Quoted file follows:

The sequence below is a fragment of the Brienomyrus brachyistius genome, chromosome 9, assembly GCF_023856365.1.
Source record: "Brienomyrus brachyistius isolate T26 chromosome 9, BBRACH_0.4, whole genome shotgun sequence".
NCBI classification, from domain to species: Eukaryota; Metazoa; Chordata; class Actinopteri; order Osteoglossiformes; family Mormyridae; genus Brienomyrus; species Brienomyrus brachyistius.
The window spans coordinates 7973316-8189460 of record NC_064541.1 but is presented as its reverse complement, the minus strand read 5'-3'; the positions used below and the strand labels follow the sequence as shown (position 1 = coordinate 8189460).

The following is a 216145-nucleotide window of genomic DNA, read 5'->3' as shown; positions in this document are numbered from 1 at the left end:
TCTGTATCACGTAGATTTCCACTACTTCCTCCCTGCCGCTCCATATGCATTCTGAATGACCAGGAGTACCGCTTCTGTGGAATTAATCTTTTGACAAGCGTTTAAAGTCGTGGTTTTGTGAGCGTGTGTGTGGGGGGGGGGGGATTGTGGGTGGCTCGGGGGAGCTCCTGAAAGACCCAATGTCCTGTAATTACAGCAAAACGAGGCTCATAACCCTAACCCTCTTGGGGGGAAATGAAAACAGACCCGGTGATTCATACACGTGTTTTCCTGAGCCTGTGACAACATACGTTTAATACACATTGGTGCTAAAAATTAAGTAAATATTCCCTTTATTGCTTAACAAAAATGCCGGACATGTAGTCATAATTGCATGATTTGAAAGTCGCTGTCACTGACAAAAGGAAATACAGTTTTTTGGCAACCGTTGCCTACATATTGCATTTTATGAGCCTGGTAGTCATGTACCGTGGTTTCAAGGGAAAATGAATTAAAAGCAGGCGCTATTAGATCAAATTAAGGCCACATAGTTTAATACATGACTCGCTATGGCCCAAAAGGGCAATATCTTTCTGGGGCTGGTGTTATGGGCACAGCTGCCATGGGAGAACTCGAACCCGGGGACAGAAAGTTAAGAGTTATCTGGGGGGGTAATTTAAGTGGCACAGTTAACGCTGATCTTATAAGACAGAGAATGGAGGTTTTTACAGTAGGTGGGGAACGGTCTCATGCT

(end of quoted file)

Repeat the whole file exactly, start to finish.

The sequence below is a fragment of the Brienomyrus brachyistius genome, chromosome 9, assembly GCF_023856365.1.
Source record: "Brienomyrus brachyistius isolate T26 chromosome 9, BBRACH_0.4, whole genome shotgun sequence".
NCBI classification, from domain to species: Eukaryota; Metazoa; Chordata; class Actinopteri; order Osteoglossiformes; family Mormyridae; genus Brienomyrus; species Brienomyrus brachyistius.
The window spans coordinates 7973316-8189460 of record NC_064541.1 but is presented as its reverse complement, the minus strand read 5'-3'; the positions used below and the strand labels follow the sequence as shown (position 1 = coordinate 8189460).

The following is a 216145-nucleotide window of genomic DNA, read 5'->3' as shown; positions in this document are numbered from 1 at the left end:
TCTGTATCACGTAGATTTCCACTACTTCCTCCCTGCCGCTCCATATGCATTCTGAATGACCAGGAGTACCGCTTCTGTGGAATTAATCTTTTGACAAGCGTTTAAAGTCGTGGTTTTGTGAGCGTGTGTGTGGGGGGGGGGGGATTGTGGGTGGCTCGGGGGAGCTCCTGAAAGACCCAATGTCCTGTAATTACAGCAAAACGAGGCTCATAACCCTAACCCTCTTGGGGGGAAATGAAAACAGACCCGGTGATTCATACACGTGTTTTCCTGAGCCTGTGACAACATACGTTTAATACACATTGGTGCTAAAAATTAAGTAAATATTCCCTTTATTGCTTAACAAAAATGCCGGACATGTAGTCATAATTGCATGATTTGAAAGTCGCTGTCACTGACAAAAGGAAATACAGTTTTTTGGCAACCGTTGCCTACATATTGCATTTTATGAGCCTGGTAGTCATGTACCGTGGTTTCAAGGGAAAATGAATTAAAAGCAGGCGCTATTAGATCAAATTAAGGCCACATAGTTTAATACATGACTCGCTATGGCCCAAAAGGGCAATATCTTTCTGGGGCTGGTGTTATGGGCACAGCTGCCATGGGAGAACTCGAACCCGGGGACAGAAAGTTAAGAGTTATCTGGGGGGGTAATTTAAGTGGCACAGTTAACGCTGATCTTATAAGACAGAGAATGGAGGTTTTTACAGTAGGTGGGGAACGGTCTCATGCT